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Thursday, January 25, 2007


Yestarday my parents told me that they have decided to involve Hospice in my Grandmother's care. I know what comes to people's minds when they hear that word, "Hospice". Its death.
I want to tell you a little about my Grandma.
My Grandparents were sweathearts. They were farmers. They were married for 10 years before they finally had my Dad. He was their only child, and my Grandma nearly died having him. I don't remember my Grandpa much, he died when I was 5 years old. I know that he was a tall, large man. I know that he liked to play with me and my brother. My mom said that it was like watching a giant play with a kitten. I know that my Grandparents were in love. After he passed away my Grandma lived on her own. She became very independant. She practically raised my brother and I. We went to her house after school (she was only a couple of blocks away), and we stayed with her whenever both parents were out of town (which was often during my tween years). She liked to show us old black and white pictures of her relatives and tell us stories about who they were. I wish I had written it all down, becuase I don't remember anymore. She loved God. She had an old worn bible that she always kept next to her on the couch. She could sing and played the piano for her church. She tried to teach me to play-I never learned. She could sew.
Every since I can remember my Grandma had tremors. She liked to hold my hand sometimes, and my whole arm would shake. In 2003 the parkinsons really started to take its toll on her mind as well as her body. It was kind of like Alhermizers (sp?). She couldn't remember to take her medicine, she couldn't remember to eat, she couldn't remember to shower. One morning, my mom couldn't get her awake. She was sitting on the couch, partly undressed with her coat on and her shoes were laying by the front door. She had been outside, in the night-in that condition. The medics came and finally at the hospital she woke up. She never went home after that day. She has been in several different nursing homes with several different problems. She been up and down-up and down. Now she isn't eating or taking her meds. She can't, nothing will go down. She's lost her ability to swallow and she's starving. On top of that she has an infection in her saliva glands that has probably already gone to her blood.
I have visited her pretty often over the last 4 years. I watched her disapear.
The things that are coming-I just dread them. People with their sympathic looks and words. Staring at her worn out body as the walk past. Its not appropriate, but I want to tell them not to feel bad. We have seen her fall apart little by little-Death isn't a horrible thing. Finally she will be ok again. In Heaven she'll be Grandma again. I can't waite to be with her.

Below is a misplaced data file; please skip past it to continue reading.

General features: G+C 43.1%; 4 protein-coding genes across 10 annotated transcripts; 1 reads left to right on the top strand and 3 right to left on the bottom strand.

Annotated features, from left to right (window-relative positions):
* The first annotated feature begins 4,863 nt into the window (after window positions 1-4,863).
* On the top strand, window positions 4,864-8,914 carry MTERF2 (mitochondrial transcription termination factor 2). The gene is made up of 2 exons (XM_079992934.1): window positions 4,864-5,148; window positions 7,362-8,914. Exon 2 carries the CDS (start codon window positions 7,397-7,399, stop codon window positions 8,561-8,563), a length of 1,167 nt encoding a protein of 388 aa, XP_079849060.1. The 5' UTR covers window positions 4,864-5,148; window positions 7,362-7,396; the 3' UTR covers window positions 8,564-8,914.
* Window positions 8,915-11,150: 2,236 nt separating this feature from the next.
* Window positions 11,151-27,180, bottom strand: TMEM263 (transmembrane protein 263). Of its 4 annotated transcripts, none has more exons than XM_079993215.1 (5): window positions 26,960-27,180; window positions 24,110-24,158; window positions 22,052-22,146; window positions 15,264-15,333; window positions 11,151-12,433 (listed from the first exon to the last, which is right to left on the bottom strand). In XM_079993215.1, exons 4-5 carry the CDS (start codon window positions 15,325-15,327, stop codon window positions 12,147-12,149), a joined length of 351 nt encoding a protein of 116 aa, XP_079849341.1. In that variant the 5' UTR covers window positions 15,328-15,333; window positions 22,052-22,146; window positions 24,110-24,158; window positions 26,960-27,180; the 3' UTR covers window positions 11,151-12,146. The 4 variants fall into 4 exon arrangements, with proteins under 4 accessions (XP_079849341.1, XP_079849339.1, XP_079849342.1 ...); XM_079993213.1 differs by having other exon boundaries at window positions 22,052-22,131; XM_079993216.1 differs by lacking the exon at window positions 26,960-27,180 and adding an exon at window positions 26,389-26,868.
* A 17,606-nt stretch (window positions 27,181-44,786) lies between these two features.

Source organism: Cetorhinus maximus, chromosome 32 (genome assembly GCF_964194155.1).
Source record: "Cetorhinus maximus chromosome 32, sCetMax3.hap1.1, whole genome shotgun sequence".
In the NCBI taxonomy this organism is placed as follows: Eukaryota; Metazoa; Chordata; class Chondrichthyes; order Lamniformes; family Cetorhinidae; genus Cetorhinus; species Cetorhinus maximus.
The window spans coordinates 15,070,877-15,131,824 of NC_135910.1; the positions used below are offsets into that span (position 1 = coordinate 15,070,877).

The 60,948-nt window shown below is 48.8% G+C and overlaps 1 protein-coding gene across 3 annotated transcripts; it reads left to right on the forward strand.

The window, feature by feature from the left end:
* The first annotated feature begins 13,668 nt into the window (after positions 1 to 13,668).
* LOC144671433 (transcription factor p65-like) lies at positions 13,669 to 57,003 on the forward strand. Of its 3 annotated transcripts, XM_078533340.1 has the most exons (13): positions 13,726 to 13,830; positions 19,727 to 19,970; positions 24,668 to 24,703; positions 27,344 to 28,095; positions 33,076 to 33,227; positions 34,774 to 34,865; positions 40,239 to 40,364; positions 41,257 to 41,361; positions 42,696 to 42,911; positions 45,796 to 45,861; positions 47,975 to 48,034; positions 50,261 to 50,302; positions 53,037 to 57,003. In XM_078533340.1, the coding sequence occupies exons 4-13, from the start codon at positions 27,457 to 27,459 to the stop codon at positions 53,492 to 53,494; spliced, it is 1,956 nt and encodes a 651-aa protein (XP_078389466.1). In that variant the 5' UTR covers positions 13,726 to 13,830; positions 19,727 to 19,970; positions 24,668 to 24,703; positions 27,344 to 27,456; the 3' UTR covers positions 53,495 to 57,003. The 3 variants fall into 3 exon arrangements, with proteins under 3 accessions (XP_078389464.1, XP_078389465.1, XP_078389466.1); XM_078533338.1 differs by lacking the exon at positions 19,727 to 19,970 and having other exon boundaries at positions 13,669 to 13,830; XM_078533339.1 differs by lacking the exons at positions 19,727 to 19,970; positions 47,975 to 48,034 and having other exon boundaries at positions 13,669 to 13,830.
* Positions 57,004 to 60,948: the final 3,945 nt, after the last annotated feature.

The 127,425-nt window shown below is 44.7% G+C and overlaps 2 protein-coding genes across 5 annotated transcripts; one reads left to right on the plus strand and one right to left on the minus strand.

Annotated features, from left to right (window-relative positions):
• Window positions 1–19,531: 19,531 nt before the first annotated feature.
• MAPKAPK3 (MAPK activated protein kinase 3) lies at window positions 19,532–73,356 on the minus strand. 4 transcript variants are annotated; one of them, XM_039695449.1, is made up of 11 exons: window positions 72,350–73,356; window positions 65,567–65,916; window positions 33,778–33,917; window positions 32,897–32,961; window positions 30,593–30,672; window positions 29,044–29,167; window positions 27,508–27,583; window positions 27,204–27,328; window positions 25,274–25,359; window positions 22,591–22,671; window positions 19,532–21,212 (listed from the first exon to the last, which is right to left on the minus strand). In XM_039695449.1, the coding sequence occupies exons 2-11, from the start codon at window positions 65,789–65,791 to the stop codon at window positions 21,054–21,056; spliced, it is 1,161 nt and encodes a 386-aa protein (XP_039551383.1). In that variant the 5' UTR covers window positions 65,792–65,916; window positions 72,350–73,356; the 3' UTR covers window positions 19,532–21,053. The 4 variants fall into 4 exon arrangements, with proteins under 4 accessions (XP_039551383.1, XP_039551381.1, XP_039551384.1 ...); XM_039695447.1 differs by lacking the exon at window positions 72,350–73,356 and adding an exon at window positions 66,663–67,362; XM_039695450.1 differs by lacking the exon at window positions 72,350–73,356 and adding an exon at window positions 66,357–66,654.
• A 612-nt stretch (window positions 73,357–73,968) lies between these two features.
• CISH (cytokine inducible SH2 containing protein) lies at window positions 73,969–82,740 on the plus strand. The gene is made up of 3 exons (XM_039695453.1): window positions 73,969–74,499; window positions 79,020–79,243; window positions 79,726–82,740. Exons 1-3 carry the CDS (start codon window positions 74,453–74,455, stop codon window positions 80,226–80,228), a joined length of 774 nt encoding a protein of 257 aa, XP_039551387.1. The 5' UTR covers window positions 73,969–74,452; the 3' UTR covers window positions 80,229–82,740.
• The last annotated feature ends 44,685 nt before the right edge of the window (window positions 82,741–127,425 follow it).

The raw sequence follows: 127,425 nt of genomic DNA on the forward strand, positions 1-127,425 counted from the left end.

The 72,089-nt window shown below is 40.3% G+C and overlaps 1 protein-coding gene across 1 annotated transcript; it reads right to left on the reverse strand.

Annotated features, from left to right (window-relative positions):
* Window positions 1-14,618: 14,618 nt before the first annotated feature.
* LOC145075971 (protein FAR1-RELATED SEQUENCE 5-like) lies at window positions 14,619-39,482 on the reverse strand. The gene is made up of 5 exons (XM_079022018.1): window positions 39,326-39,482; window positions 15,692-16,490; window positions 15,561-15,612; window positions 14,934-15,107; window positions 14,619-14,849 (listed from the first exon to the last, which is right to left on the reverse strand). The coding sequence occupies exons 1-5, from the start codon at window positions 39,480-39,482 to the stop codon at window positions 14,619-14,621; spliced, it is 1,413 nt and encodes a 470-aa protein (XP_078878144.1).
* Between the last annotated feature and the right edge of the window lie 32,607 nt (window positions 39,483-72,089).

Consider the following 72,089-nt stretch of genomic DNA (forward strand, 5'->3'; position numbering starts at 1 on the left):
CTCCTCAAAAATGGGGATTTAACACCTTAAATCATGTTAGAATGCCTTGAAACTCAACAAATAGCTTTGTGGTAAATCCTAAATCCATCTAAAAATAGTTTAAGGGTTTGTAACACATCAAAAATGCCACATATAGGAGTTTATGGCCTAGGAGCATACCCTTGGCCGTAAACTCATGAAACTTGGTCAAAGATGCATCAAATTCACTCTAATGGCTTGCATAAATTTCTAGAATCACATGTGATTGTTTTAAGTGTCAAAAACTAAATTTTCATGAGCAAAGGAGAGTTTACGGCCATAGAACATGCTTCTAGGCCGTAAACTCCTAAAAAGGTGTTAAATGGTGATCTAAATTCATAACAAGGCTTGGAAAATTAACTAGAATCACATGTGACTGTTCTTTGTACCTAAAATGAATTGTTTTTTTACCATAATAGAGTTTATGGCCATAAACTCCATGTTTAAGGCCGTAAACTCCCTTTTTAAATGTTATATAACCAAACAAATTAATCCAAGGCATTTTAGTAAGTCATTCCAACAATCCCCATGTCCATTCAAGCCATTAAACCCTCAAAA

Terri said...

Oh, Bethanie, what a wonderful tribute to your grandmother! It is wonderful to realize that one day we will be with our loved ones for eternity.

MInTheGap said...

My grandfather left last year in quite the same way. Of course, he was states away, so we didn't see him fade. It was after last Christmas that he really started down hill. Started sounding foggy on the phone, then we were told that it was going quicker.

We left to go see him, and were there for his literal last days on this earth. It was good that we could be there, and the weather cooperated while we were.

It's an interesting time-- not easy because it's drawn out, but at the same time you have the ability to say good bye. I feel for you at this time, but I can share your living hope that we will see them again. :)

Bethanie said...

Thanks guys.

Mary said...

I'm sorry, Bethanie. You've been blessed with such a sweet grandma...isn't it a relief to know she's going to love Heaven? I remember at my grandma's funeral (she had a bitter fight with cancer) we were all so relieved and even laughing in our remembrances of her. It would have looked really strange to most of the world.

Happymama said...

I know what you mean, Bethanie. It's hard for others to see YOUR loved one go. When you watch them suffer and know the pain they are going through, there comes a time when you are ready for God to take them home so they can be better again. We experienced that with Bruce's dad when he was dying. We didn't want him to go at first because he wasn't a saved man, but he got things settled about two weeks before he got REALLY bad and when he died, there was such a peace and a sweet spirit in the room that I had never felt before. The presence of God was so near.

I'll pray for your Grandma and your family.


Mrs. C said...

Bethanie, thank you for sharing about your grandmother with us. She sounds like a special lady! I'm glad that you have many fond memories of her.

Mrs.B. said...

What a touching post.....

Bethanie said...

Thanks everyone for your thoughts and prayers.

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